The brilliant and essential new website Rights Info, developed by the team behind the equally indispensable UK Human Rights Blog, asked me to write a guest post on the concept of free speech. The article was part of a week long series on the right to freedom of expression. In previous weeks the site has focused on other human rights, like privacy.
Freedom of Expression is an ‘enabling right’. It is the human right that allows people to secure and defend all the other human rights. Without an unfettered right to speak, how could you complain about ill-treatment at the hands of the state? Without free speech, how could you organise to associate with others? Without free speech, how could you express your religious beliefs? Without free speech, how can journalists hold big business and politicians to account?
Freedom of expression is not just a tool for enforcing other rights. It enables human flourishing and is therefore an end in itself. This is because freedom of expression is more than just the right to speak freely. It includes other kinds of activity too. The freedom to write, to publish, to paint and to perform. The freedom to record voice, music and song and to disseminate the recordings. Crucially, freedom of expression also includes the right to receive information too: the freedom to read, to watch and to listen. In the Internet age, freedom of expression includes the freedom to share, too.
Finally, freedom of expression includes the right not speak, if you disagree with the words that others want you to say. Together, these activities we call ‘expression’ drive human interaction. Any interference in freedom of expression curtails culture and postpones politics.
Debate me, argue with me
There is inherent value in human discussion, debate and argument. The progress of our cultures and our species depends on it. The suppression of ideas causes complacency and stagnation. It is always better for ideas to be out in the open where they can be developed, or discredited, as the case may be. Bottle up a bad idea and it usually develops, unchallenged, into an even worse one. Far better to keep the bad ideas out in the open, where criticism and ridicule will cause them to wither.
Many people like to claim they support freedom of expression, and then go on to say ‘but’… They place caveats on the idea, and say that with freedom of expression comes ‘responsibilities’. That is a confused approach, because we have plenty of other laws that place responsibilities upon us. Human rights are a special type of law, because they govern how the state behaves towards its citizens, not how citizens must behave towards each other.
Free speech must include the right say things that other people may not wish to hear, and free speech with conditions is no free speech at all. Words that shock are very often essential: they might be the only way to make people listen or to understand the importance of what is being said. Whether or not you use offensive language is a matter of manners and style: the law has no place in regulating insulting speech. Laws that regulate offensive speech give veto power to those with the thinnest skins. Paradoxically, it is often those in positions of political or religious power who are the quickest to take offence.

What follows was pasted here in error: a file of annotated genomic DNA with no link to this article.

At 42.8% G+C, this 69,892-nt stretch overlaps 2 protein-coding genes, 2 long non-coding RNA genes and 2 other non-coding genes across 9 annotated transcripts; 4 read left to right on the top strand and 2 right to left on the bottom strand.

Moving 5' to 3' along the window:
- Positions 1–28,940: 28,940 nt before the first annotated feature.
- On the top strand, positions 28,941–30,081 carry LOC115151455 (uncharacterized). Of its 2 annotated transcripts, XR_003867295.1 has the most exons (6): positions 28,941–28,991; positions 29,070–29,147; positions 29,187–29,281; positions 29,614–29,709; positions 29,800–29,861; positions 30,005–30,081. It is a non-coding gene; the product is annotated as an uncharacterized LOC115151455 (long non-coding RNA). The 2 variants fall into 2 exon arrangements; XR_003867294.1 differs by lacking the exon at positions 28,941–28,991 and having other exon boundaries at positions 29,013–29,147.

Freedom of expression also includes ‘counter-speech’ – the right to answer back. What many people label ‘political correctness’ is in fact the emboldened voices of previously silenced groups, telling those in positions of traditional power why they are wrong. When privileged people are challenged, they mistakenly believe that they are being censored. They are not. Instead, they are merely being told that they are wrong! Free speech means no-one gets to have the last word.
Counter-speech is an important concept, because it provides an answer to the perennial free speech conundrum: what do we do about people who use their freedom of expression to spout racist or bigoted views? The answer to unpleasant free speech can only be more free speech! Those who value their freedom of expression can take advantage of that right, to challenge and counter harmful ideologies. This might mean signing a petition, attending a protest, sharing a link on Facebook… or simply, writing: a tweet, a blog, a book.
All of these acts are free expression in action, which is why in authoritarian countries, such activities will very often land you in trouble… or even in prison. Dictators do not like to be challenged. For over ninety years, English PEN activists have exercised their own freedom of expression in support of people who have been imprisoned or attacked because of what they have written.
As a literary charity, English PEN does more than campaign. It also runs events, giving a platform to diverse authors; outreach workshops, bringing literature to marginalised communities; and a translation programme, funding the publication of new literature from other languages. Not only do these activities enrich our culture, but they build bridges and bonds between communities. And they are all enabled by the right to freedom of expression.